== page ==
The do’s and don’ts of time theft: Eradicating the billion-dollar productivity drain
Time theft – when employees are paid for hours they did not work – costs companies $400 billion each year in lost productivity. A recent survey of shift workers from Software Advice found that 43 percent of hourly workers have exaggerated the amount of time they work, with a quarter of respondents doing this 76 to 100 percent of the time. Meanwhile, the American Payroll Association estimates that 75 percent of businesses are affected by time theft – which can add an extra 7 percent to payroll costs.
There are many ways that time theft is conducted within a business – people could enter inaccurate hours worked on timesheets, clock in to shifts early or late, “steal” time by conducting personal activities while working, or conduct “buddy punching” – when a colleague clocks into a shift on behalf of the employee.
That’s not to say that all employees are maliciously working to skirt the system – in many cases, time theft occurs because the processes and systems established to track time are not easy-to-use and intuitive for the employee, or are not configured to the specific needs of the company’s senior executives.
But how can you ensure your business doesn’t fall victim to a productivity and revenue black hole due to time theft? Here are five do’s and don’ts to avoid time theft.
1. Do eliminate manual processes. In an era where cloud and mobile are mainstream, surprisingly there are still many organizations that rely on paper- or Excel-based systems to track time. Businesses often use spreadsheets for ways not intended – leading to data inaccuracy, productivity inefficiencies and financial loss. An automated time and attendance solution can eliminate these challenges while more effectively scaling across a geographically dispersed workforce.
2. Don’t make it easy for “buddy punching” to occur. For shift workers in industries such as retail, construction, manufacturing and many others, traditional time clocks are used for people to punch in and out of shifts. But these hard-wired can be cumbersome to set up and maintain, and cannot adjust to evolving wage and hour regulations. Today, technologies such as Replicon CloudClock can turn any mobile device into a time clock. By downloading the CloudClock app, businesses have a way to immediately start tracking time, with a photo audit capability built-in to eliminate buddy punching.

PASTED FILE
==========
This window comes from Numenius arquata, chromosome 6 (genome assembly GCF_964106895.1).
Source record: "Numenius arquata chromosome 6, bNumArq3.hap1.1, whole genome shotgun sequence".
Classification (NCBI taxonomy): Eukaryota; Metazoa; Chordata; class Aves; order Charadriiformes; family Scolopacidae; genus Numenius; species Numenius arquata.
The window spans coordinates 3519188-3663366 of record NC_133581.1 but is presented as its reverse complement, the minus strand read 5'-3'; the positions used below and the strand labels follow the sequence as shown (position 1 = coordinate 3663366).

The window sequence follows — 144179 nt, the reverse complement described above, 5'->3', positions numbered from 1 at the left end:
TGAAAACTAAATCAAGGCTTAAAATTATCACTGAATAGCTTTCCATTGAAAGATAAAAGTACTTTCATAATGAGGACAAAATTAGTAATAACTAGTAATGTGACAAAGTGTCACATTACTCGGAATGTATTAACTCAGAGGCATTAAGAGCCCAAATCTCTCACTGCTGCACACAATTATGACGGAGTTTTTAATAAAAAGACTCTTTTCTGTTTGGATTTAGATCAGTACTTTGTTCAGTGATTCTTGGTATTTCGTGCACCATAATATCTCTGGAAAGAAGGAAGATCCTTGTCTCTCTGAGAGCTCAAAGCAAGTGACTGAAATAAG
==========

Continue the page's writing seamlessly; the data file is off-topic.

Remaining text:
3. Do provide real-time visibility. A lack of insight into employees’ hours can result in inefficient scheduling, leaving some people on the bench while others are overworked. Companies lose money everyday by not fully utilizing their staff. Make sure that supervisors can easily view and approve timesheets and time off requests and balances, and set schedules that minimize unnecessary overtime payments.
4. Don’t forget about the past. The benefit of an automated time and attendance solution is its ability to access historical data to better forecast for future projects – and know if too much time is being on a particular activity. By giving managers both historical and current data, they can review time worked by their teams. This means managers can take any necessary action if employees seem to be taking too long to work on a task – or are inadvertently “padding” their time.
5. Do have a highly intuitive and flexible system. While most solutions in the market have standard, out-of-the-box timesheet templates, many companies have specific requirements from the system – whether it’s integrating with existing systems, specific time entry codes or other configurations. For example, the US Department of Agriculture needed to integrate its federally mandated payroll system with its time tracking and client billing solution. It’s critical that any timesheet system introduced is centered around the needs of its users.
While every business may not have a rampant time theft issue, chances are there is some degree of time theft taking place – which becomes more acute as companies employ a more diversified workforce. It’s by investing in the right solutions that businesses can reduce this issue and save thousands of dollars each year.